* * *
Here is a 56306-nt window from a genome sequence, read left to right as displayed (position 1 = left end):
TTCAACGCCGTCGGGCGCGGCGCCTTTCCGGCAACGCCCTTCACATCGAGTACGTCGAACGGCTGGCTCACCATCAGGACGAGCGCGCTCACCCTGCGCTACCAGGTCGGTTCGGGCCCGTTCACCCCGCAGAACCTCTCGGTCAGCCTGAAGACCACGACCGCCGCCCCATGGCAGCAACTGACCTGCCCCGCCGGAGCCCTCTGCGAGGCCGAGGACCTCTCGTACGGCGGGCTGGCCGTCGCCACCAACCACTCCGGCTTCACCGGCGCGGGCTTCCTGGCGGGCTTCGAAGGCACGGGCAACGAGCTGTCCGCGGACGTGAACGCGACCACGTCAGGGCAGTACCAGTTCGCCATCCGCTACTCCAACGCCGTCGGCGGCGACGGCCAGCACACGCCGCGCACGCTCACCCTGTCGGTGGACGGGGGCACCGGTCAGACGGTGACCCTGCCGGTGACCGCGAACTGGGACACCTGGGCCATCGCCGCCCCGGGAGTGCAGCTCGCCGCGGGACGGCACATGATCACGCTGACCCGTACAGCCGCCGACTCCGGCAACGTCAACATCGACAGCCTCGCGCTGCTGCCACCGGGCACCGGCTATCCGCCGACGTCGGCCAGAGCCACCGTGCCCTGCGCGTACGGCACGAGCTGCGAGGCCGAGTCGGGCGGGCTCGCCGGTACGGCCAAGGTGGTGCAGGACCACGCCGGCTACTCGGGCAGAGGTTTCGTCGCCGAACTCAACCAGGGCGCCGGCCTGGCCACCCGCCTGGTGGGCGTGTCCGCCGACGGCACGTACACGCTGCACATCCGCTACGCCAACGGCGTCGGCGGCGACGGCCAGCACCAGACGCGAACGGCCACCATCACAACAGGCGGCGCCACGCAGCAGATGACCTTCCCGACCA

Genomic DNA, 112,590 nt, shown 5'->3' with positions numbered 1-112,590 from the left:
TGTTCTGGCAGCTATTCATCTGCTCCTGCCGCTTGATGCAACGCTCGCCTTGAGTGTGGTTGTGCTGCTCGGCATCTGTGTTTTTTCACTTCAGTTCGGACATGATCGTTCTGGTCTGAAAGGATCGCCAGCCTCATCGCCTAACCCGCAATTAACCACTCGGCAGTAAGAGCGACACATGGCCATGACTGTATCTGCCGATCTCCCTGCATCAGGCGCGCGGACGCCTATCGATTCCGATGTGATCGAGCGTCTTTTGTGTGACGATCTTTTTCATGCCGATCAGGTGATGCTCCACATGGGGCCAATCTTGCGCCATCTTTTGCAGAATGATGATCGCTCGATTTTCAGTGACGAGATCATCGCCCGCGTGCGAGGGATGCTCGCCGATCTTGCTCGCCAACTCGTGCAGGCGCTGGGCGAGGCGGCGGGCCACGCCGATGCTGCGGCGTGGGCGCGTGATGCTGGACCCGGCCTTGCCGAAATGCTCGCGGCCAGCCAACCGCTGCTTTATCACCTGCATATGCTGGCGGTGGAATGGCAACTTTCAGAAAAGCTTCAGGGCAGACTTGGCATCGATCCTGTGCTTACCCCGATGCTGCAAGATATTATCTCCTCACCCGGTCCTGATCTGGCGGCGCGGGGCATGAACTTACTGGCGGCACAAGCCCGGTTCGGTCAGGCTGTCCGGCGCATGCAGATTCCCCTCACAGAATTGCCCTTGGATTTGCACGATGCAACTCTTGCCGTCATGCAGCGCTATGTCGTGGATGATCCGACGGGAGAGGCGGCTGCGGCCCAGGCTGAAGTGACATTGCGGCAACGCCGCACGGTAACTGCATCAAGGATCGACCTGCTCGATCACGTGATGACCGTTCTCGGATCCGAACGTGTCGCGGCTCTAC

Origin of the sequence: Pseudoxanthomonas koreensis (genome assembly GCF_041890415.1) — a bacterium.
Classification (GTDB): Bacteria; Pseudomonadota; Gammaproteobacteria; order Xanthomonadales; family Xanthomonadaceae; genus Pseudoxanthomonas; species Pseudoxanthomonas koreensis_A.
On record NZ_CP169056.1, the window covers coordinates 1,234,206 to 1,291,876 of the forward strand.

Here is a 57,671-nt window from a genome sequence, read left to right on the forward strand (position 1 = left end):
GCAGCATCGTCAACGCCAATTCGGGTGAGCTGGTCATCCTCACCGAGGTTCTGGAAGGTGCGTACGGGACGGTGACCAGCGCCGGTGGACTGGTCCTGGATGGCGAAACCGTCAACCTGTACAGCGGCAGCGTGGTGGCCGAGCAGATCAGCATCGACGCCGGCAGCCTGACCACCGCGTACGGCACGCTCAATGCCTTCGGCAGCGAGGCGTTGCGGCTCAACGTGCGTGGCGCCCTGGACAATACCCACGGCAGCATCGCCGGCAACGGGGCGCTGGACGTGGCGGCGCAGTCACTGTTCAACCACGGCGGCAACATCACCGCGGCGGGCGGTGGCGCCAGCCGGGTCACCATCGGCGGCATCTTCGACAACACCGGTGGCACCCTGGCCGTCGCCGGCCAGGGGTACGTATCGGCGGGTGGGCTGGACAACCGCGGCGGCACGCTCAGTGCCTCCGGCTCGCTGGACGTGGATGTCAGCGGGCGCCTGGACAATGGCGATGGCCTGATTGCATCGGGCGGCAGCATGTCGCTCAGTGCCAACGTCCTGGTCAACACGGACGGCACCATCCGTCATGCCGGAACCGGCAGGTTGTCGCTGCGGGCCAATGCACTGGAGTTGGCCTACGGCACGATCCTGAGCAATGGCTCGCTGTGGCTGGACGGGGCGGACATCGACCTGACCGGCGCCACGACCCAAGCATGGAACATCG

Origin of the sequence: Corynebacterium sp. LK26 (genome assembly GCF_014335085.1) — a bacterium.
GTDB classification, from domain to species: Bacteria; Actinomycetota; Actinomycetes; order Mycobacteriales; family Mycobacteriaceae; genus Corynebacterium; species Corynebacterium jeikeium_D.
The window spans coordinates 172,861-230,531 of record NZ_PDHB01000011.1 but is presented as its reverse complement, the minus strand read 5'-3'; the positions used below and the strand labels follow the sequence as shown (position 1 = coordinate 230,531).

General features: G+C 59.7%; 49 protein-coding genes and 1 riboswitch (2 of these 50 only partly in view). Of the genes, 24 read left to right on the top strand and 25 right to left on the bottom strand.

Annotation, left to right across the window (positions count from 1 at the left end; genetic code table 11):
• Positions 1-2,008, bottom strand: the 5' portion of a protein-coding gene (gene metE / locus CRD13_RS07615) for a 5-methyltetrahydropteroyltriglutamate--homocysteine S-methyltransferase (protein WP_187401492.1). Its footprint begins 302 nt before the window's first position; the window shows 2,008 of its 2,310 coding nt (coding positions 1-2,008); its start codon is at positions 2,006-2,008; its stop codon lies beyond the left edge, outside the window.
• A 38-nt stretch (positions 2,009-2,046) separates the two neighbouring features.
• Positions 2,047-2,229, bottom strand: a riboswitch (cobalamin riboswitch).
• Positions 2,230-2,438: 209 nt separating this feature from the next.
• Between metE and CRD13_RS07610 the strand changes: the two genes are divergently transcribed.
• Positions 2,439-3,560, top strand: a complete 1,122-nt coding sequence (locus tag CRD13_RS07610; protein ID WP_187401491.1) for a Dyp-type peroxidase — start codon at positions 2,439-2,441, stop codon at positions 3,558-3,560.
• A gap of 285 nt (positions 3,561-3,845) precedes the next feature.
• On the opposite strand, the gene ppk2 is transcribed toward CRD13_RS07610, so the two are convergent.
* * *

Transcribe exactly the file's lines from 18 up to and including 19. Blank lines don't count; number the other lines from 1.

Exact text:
• Positions 2,230-2,438: 209 nt separating this feature from the next.
• Between metE and CRD13_RS07610 the strand changes: the two genes are divergently transcribed.